Flows of Energy and matter cycles in the ecosystems: a conceptual tool to deal with issues of global sustainability

Laura Colucci-Gray, Elena Camino Elena, Daniela Marchetti, Marta Camino Elena

Research output: Working paper

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This paper looks at one of the central concepts in biology and biology education – energy flows and matter cycles – as a tool for addressing issues of environmental sustainability. Such issues are by nature trans-disciplinary and they call for a reformulation of traditional knowledge categories in the sciences. Equally, sustainability issues arise from a complex interrelation between facts and values and the interplay of different types of knowledge: both scientific and global and local and experiential, which are constituted by people’s experience of everyday life settings.
As never before, concepts of energy and matter have become key pointers in the debates surrounding the representation of nature and the complex interactions between human societies and nature’s services. Arguably, recovering the cultural role of biology education and bringing school science learning to contribute to important matters of personal and public life is an important aim for science education. In this paper, we report the learning experience of a course on energy flows and matter cycles offered to post-graduate students from different scientific backgrounds enrolled in a teacher education programme in Italy. Interdisciplinary and participatory activities were used to stimulate students to think across levels and across boundaries in order to acquire the competence of using the concept of energy flows and matter cycles as a tool for understanding the critical interface between human beings and nature. Data were collected in the course of classroom observations and from students’ own products. The analysis illustrates a process of reconfiguration of established meanings and terms which is sustained by the dual processes of discussion and explicit use of conceptual tools which the students experience for the entire duration of the course. Such data suggest that energy flows and mater cycles can be proposed as a tool for reading socio-ecosystems’ dynamic transformations. The data describe a shift of perception, from looking at objects to appreciating relationships which can occur within a learning environment that stimulates engagement with alternative interpretations and multiple knowledge perspectives.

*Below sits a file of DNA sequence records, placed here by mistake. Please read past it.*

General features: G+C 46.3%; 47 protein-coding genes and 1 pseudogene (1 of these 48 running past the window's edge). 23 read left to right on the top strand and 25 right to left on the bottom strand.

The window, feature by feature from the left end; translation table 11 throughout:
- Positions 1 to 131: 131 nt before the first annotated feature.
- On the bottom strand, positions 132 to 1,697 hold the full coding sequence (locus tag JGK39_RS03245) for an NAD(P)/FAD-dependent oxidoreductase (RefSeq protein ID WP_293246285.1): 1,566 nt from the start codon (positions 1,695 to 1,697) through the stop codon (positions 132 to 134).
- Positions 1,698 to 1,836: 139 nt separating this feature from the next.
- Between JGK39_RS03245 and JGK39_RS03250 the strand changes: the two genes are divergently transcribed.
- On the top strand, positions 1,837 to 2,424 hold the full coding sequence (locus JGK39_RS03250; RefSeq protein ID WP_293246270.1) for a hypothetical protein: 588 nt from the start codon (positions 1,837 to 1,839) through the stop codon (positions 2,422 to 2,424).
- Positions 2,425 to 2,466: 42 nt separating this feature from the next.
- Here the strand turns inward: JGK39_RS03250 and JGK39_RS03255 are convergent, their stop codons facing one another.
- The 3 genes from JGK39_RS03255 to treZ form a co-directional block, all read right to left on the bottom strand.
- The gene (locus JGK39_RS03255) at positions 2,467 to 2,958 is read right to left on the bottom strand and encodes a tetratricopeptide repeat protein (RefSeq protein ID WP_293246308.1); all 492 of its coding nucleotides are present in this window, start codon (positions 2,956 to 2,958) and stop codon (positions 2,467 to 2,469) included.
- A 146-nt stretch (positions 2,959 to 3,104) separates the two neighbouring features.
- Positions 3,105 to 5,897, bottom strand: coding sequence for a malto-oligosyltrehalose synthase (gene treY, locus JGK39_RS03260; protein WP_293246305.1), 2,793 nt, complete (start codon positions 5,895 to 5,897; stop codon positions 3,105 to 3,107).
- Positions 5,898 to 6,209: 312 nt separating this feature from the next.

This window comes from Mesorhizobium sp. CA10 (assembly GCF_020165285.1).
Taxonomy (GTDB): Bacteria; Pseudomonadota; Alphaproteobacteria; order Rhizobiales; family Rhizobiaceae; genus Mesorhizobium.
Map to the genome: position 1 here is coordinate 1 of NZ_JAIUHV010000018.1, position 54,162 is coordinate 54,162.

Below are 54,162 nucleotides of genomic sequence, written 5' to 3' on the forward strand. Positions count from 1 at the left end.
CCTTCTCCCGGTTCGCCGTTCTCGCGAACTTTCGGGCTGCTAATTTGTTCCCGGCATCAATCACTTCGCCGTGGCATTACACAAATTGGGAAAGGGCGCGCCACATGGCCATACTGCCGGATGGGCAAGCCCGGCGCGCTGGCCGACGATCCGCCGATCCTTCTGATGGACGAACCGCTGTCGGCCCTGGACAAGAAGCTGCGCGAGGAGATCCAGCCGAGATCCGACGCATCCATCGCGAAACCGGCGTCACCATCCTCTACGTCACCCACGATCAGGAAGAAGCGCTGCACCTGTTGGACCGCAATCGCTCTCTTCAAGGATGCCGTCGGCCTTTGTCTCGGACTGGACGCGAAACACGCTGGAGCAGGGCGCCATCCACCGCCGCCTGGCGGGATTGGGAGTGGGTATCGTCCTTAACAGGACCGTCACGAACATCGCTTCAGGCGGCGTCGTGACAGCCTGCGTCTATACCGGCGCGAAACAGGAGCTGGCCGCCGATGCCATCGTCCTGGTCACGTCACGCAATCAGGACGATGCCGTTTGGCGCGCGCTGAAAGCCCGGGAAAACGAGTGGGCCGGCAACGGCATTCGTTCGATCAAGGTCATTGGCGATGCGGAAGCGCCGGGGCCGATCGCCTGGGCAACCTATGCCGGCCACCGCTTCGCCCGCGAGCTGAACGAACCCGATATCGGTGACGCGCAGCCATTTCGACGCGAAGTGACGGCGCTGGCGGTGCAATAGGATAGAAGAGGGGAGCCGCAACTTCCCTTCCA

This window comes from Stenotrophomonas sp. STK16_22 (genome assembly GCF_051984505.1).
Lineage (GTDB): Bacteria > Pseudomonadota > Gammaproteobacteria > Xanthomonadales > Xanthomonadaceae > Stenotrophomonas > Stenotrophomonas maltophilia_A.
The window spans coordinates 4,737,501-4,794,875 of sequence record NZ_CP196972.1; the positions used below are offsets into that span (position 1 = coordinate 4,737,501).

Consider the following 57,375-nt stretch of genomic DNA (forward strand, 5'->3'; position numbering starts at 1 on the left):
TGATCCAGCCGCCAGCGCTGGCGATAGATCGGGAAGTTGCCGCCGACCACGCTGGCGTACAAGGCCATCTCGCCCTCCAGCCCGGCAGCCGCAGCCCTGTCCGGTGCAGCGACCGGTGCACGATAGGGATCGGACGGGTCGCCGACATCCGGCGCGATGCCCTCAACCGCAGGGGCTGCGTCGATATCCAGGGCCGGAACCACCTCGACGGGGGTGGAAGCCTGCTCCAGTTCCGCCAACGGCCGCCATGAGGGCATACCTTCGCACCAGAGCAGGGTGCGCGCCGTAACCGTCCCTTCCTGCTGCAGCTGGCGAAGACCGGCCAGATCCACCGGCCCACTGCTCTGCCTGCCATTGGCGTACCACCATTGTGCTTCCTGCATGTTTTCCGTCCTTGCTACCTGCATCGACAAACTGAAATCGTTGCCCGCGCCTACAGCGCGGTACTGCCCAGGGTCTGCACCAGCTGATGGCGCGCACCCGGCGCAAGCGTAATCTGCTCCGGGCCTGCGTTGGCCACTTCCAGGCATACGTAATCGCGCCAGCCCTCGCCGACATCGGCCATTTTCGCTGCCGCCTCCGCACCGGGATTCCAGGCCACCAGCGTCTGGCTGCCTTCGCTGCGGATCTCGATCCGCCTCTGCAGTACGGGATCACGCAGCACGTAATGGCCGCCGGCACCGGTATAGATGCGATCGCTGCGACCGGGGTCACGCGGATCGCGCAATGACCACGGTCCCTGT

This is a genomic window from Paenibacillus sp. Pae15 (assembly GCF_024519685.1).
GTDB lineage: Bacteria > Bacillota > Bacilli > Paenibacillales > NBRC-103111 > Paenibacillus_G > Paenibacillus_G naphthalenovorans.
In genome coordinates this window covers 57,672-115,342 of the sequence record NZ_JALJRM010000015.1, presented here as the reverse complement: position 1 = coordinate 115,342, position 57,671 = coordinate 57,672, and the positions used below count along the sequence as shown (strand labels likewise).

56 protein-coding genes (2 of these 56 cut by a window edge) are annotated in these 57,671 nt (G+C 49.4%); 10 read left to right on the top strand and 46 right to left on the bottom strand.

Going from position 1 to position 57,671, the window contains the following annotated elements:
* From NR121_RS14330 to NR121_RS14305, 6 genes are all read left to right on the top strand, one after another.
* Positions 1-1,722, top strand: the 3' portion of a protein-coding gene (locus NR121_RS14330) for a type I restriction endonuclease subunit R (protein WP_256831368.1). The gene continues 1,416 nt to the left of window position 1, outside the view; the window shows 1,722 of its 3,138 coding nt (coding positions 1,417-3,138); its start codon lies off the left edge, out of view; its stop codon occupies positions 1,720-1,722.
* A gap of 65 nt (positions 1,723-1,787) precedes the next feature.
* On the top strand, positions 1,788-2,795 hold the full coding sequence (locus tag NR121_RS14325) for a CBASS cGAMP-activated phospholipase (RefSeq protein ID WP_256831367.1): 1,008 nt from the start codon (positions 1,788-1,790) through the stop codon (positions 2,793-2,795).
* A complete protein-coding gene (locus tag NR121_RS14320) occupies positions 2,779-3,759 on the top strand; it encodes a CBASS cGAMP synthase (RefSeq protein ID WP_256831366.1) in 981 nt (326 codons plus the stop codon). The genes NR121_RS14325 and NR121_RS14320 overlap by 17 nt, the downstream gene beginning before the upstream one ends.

Original languageEnglish
Publication statusPublished - 2010


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